Which Joe gave his name to ‘sloppy joes’? We look at five interesting sandwiches and their lexical origins.
An agreement to say nothing about an issue that should be generally known:‘the ministers took part in a conspiracy of silence over the decision to close the steelworks’
- ‘Perhaps for obvious reasons, there seems to have been a conspiracy of silence among most European politicians during the past fifty years on the subject of Confederation.’
- ‘The only difference is that this bout of political lying is buttressed by a bipartisan conspiracy of silence in which media commentators and bloggers alike are complicit.’
- ‘So there'll be a conspiracy of silence about it.’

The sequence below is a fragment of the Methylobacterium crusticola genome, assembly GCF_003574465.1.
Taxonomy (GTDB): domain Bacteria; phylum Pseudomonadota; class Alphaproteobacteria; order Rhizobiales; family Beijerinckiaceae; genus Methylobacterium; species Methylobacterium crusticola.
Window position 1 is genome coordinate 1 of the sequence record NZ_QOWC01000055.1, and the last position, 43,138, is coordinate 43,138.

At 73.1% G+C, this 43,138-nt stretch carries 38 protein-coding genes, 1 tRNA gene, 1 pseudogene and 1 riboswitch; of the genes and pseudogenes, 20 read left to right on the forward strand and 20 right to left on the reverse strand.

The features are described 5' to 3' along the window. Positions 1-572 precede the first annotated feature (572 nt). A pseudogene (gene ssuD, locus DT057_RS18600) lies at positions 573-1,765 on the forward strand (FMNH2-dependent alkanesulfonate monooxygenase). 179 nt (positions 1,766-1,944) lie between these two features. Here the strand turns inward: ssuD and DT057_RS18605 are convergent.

- ‘This will help to break the conspiracy of silence.’
- ‘There's a conspiracy of silence around this issue.’
- ‘Society imposes a conspiracy of silence around rape.’
- ‘In a room where people unanimously maintain a conspiracy of silence, one word of truth sounds like a pistol shot.’
- ‘It's not a conspiracy; it's not a conspiracy of silence.’
- ‘There were also calls to revive the issues that had been subject to a debilitating conspiracy of silence.’
- ‘The remarkable thing, however, is that far from bringing this fact in itself to the attention of their own public, the western media impose a conspiracy of silence and instead merely collude with the propaganda of violent conflict.’
We take a look at several popular, though confusing, punctuation marks.
From Afghanistan to Zimbabwe, discover surprising and intriguing language facts from around the globe.
The definitions of ‘buddy’ and ‘bro’ in the OED have recently been revised. We explore their history and increase in popularity.